It's not even as if I like to follow sports, which would explain why someone starts reading the back of the paper first. It might have something to do with the fact that I'm a general news journalist and I don't want to overload my mind with too much news. Starting at the back means that after I've quickly dashed through the sport, stopping at the odd article or photo that catches my interest, I'm diving straight away into columns, opinion pieces, features and "softer news".
It's true that reading a paper from front to back requires a lot of strength these days. It's no fun getting through all the hard, depressing news, only to find there is little energy left for the lighter stuff, which is generally found between the middle and the back. Maybe my mind has automatically worked out how to maintain my reading stamina, to save myself for the lighter bits that are better for my health.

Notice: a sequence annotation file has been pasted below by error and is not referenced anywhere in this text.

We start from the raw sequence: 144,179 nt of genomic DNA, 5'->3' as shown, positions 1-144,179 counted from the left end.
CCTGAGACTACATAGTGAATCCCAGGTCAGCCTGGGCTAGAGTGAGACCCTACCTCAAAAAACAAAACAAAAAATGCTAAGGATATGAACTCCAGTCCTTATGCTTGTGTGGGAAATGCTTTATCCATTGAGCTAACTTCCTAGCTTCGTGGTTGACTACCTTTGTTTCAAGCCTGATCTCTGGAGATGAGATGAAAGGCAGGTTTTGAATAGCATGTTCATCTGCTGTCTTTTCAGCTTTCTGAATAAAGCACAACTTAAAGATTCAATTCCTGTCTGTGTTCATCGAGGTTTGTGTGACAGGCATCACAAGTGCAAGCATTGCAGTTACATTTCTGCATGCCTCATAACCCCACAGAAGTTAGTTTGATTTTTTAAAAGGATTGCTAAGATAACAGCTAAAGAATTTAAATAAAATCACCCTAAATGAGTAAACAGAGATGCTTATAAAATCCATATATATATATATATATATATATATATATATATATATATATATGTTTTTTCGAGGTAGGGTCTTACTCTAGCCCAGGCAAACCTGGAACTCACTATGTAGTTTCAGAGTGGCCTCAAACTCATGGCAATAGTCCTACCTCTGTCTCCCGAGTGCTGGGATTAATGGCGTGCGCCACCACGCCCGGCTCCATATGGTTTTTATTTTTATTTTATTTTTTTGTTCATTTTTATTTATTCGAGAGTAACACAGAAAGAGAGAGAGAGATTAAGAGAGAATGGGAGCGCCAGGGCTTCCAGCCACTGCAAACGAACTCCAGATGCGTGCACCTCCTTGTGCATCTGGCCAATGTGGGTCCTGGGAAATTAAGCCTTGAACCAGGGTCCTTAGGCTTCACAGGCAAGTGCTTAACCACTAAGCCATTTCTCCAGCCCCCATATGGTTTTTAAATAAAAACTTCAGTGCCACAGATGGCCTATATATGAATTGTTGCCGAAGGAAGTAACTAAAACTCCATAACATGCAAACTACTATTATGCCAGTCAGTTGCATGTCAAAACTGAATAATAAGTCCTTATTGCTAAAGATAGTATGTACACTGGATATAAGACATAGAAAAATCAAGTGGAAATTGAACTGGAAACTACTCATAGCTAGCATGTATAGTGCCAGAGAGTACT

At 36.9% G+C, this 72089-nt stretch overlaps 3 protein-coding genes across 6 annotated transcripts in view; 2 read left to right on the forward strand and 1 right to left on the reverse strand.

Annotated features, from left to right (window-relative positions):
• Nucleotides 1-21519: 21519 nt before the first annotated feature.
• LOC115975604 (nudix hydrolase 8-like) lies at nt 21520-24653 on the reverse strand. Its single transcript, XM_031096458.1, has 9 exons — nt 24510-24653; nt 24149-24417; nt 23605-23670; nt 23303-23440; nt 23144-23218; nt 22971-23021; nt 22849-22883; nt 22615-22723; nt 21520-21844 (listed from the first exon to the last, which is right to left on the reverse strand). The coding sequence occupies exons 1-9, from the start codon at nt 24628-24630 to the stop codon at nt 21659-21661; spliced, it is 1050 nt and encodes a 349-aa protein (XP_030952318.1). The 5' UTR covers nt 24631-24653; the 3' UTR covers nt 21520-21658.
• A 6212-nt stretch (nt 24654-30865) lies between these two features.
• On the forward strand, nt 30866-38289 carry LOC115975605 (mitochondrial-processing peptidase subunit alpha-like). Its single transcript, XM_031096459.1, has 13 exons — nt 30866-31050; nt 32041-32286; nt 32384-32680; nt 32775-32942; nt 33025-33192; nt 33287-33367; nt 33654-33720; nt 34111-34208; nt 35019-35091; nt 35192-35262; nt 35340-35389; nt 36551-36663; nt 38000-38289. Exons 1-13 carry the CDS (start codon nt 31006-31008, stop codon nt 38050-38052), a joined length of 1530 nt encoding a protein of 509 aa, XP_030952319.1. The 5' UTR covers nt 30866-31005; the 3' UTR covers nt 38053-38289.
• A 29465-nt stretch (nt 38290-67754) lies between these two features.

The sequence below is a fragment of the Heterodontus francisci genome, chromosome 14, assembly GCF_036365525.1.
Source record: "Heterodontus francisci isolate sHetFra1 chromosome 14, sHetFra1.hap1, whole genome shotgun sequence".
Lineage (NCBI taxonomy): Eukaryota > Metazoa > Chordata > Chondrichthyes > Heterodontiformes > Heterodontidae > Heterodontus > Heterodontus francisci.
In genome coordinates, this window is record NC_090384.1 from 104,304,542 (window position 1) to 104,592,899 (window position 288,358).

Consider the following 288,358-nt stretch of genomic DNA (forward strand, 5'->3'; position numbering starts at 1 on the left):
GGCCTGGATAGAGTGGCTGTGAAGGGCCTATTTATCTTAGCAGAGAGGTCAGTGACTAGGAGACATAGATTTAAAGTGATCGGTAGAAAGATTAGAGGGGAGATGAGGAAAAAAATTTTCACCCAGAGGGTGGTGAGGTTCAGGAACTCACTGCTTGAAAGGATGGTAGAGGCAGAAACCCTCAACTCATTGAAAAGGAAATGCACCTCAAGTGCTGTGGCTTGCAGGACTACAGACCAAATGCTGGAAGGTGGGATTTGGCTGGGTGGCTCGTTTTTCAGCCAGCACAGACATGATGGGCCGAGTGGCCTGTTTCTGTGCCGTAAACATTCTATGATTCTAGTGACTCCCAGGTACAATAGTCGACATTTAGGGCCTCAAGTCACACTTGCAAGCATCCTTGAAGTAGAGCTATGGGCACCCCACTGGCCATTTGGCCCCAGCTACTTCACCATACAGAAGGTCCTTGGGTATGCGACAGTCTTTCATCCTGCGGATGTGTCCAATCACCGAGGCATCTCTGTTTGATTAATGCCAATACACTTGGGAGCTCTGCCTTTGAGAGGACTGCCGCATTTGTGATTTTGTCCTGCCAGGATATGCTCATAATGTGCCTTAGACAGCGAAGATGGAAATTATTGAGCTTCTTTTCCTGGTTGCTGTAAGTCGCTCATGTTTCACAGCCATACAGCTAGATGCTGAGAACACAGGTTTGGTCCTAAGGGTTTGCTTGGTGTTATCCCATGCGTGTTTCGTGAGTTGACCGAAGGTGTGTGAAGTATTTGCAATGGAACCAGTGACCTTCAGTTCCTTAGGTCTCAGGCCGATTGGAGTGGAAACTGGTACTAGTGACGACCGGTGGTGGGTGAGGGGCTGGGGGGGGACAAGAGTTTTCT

Could that really be the reason? Does anyone else read from back to front? Does it matter that I'm right-handed? Is it because one side of my brain is becoming more dominant over the other? Or is it just one of those quirky things we pick up with age? Of course, it may just be further proof that I'm well and truly backward!
Oh, and don't forget to check out The Shameless Lions Writing Circle, where Grace's universe is being created. Instalment eight is now up.